On Dec. 16, 2019, Northwestern University Law Professor Steven Lubet wrote that McConnell’s statement was an “outright rejection of neutrality”, that McConnell “has declared an intention to disregard the Senate’s prescribed oath”, and that McConnell “appears to have boldly renounced open-mindedness itself on the impeachment court...” (Lubet). None of Lubet’s comments reflect a consideration of the big picture of injustice and justice.
The Chief Justice and the Senators swear or affirm as follows:
Form of oath to be administered to the Members of the Senate and the Presiding Officer sitting in the trial of impeachments
``I solemnly swear (or affirm, as the case may be) that in all things appertaining to the trial of the impeachment of ------ ------, now pending, I will do impartial justice according to the Constitution and laws: So help me God.' ' (from the Procedure and Guidelines)
The above applies to “all things appertaining to the trial of the impeachment of” President Trump. And McConnell said that he would conduct the process the way that the White House wants. McConnell was referring to procedural issues, for instance, whether or not to allow House Managers to call witnesses, and whether or not to delve into related issues, such as VP Biden threatening to withhold aid from Ukraine, if Ukraine did not fire a prosecutor that might investigate money laundering by Bursima Holdings, and Hunter Biden’s paid position on Burisma’s board. Does McConnell’s promised deference to the White House on procedural issues constitute a conflict with an oath that he had not yet taken to “do impartial justice” in a trial that had not yet commenced?
No. McConnell merely promised that the Senate procedure would restore Justice and fairness to the unjust and unfair process by which the Burrocrats impeached the President.
The House impeached the President in one of the most abominable, unjust and unfair procedures that America has ever seen. For instance, House Burrocrats did not give Republicans a day to call witnesses or refute charges. They held some of the hearings in secret, with no media permitted, only Committee members. Rep. Schiff instructed a witness to not answer some questions under Republican cross-examination. Chairman Nadler permitted Republicans only one legal expert, and the Burrocrats three. Before the Burrocrats even voted on their articles, everyone knew that the process was unjust and partisan in the extreme. I argued, and still do, that the impeachment is unworthy of a hearing in the Senate; it has no merit. Everyone felt that the scales of justice needed to be restored to level. And that’s all that McConnell said that he would try to do.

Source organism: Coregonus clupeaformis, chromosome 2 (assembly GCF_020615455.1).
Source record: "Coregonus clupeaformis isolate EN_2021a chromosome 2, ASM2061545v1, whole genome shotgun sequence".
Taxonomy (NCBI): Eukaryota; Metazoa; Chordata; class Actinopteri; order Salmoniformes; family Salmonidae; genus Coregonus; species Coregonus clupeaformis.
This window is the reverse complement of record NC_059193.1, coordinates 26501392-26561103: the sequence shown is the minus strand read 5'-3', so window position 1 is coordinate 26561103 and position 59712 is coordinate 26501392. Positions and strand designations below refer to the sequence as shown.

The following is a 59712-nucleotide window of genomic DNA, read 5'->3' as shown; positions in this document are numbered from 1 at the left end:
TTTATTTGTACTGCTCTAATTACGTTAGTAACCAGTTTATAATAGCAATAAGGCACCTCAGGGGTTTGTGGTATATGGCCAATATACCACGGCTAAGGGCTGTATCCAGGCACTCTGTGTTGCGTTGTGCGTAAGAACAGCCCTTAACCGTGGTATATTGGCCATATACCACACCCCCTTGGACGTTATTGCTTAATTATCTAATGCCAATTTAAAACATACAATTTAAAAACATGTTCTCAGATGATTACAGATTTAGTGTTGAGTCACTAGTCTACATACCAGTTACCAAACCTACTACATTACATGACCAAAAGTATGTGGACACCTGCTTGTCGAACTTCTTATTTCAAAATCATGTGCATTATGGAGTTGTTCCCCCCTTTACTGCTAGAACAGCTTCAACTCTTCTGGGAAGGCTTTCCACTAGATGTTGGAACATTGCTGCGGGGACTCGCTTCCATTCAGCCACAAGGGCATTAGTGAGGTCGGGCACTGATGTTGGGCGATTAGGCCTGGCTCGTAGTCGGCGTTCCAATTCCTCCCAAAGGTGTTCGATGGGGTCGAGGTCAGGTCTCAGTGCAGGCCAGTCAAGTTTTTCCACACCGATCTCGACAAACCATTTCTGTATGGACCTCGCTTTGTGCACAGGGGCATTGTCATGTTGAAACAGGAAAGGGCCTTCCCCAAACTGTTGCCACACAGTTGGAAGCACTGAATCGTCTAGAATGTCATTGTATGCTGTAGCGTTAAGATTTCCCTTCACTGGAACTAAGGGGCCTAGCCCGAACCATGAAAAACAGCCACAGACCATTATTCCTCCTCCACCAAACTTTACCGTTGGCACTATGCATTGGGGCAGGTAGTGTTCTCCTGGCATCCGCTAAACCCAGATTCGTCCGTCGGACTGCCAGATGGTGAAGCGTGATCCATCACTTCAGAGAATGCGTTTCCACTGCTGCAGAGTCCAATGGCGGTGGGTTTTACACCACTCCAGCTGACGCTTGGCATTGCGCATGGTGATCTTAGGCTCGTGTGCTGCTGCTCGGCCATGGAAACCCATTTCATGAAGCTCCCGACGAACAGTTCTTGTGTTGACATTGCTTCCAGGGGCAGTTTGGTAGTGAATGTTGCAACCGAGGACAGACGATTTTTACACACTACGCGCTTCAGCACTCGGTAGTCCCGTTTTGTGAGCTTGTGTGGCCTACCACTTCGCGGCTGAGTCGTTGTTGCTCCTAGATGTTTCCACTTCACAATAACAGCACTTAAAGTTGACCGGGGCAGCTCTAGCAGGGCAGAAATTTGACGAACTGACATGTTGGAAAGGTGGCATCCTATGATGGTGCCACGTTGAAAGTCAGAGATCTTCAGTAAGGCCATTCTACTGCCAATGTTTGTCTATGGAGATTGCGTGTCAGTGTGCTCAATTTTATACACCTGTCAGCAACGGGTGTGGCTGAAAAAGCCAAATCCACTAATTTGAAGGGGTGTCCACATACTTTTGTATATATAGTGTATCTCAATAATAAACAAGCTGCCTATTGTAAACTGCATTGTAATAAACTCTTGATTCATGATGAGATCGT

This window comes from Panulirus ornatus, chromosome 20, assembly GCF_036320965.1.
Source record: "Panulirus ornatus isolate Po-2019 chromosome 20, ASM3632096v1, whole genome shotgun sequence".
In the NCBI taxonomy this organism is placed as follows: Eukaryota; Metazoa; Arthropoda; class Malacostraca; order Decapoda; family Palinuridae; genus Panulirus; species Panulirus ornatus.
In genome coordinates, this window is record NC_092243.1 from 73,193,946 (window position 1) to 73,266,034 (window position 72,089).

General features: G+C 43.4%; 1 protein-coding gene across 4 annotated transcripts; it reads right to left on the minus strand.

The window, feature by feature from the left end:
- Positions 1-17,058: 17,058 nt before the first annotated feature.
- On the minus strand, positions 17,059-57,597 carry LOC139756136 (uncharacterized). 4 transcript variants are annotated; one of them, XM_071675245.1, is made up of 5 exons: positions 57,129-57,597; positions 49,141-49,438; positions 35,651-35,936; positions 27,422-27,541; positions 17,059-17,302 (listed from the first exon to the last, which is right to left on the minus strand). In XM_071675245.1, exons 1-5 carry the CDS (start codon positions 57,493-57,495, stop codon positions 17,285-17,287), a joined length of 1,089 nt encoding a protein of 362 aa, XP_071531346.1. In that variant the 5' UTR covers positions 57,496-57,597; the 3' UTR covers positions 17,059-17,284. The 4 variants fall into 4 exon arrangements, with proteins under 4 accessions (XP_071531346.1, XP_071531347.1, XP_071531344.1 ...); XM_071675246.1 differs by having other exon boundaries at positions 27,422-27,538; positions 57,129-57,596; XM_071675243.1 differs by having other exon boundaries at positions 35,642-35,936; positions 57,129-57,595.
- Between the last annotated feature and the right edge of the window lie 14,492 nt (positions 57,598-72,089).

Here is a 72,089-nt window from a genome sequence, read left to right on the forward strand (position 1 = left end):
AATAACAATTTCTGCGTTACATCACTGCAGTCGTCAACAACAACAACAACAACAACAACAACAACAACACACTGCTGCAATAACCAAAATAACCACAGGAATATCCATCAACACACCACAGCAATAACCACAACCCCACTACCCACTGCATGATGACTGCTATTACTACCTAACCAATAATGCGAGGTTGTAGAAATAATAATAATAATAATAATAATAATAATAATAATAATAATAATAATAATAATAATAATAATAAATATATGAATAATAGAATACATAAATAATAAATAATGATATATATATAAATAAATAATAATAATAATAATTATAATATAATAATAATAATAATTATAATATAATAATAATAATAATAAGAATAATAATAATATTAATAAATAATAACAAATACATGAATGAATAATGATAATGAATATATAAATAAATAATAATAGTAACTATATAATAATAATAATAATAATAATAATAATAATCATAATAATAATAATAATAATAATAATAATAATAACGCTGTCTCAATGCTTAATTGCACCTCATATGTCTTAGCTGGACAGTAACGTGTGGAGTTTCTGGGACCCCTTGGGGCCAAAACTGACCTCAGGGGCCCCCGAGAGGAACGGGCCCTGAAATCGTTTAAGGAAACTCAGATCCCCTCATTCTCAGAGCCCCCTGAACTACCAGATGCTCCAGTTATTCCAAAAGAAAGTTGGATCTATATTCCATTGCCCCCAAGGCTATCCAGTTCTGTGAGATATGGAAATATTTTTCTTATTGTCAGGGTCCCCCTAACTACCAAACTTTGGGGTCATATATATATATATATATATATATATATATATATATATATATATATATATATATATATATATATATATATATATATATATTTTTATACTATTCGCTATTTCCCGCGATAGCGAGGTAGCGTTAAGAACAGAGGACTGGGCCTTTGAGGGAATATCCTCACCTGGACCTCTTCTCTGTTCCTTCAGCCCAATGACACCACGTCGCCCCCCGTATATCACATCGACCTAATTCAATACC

How does one rebalance a process that the Burrocrats intentionally mis-balanced, with bias and injustice against the President? One plans to defer to the President and his team as much as possible. That is not showing partiality to the President. That is restoring decency, fairness, justice and juridical balance to a wretched, unfair, unjust and deliberately mis-balanced process.
The Burrocrats want everyone to believe that it is proper, right and just to treat the President unfairly and disparagingly, as if he were dog doo. That’s because that is how they in fact treated him, and they want their malign treatment of him to be interpreted as just and righteous. It wasn’t just or righteous. It was abominable. McConnell was merely suggesting that he was going to try to address and correct injustices and wrongs that the Burrocrats perpetrated against Trump. Again, that’s not being partial. That is just trying to restore decency where the Burrocrats trampled it.
The Burrocrats have demonstrated that they do not know how to be decent toward Republicans that oppose them. They know only how to slash, burn and destroy the GOP opposition, and try to pass it off as righteousness. It isn’t righteousness. It’s donkey manure masquerading as righteousness. And I for one am glad that the Senate Majority leader has working senses of evil and good, and of injustice and justice. The Burrocrats hate and oppose any significant person that does, because they want injustice and unrighteousness to reign, and to call it justice and righteousness.
Professor Lubet makes an interesting point: that Senators at an impeachment trial are more than mere jurors; they are like judges trying the case. But he is mistaken to infer that McConnell cannot “do impartial justice”.
No one can “do impartial justice”, unless they have senses of unfairness and fairness, unrighteousness and righteousness, injustice and justice. McConnell has demonstrated that he has those senses. That is why we have every reason to believe that he will “do impartial justice”. And that is why he can take the oath and act as a judge without qualms of conscience, maugre the fact that the academy and media have been trying for a month now to lay a guilt trip on him.
Finally, the accused in these proceedings and connivings deserves a say. Today, he tweeted,
I JUST GOT IMPEACHED FOR MAKING A PERFECT PHONE CALL! (@realDonaldTrump)
How unreasonable the Burrocrats have been to impeach a President over the nominal fulfilment of his responsibilities as Chief Executive.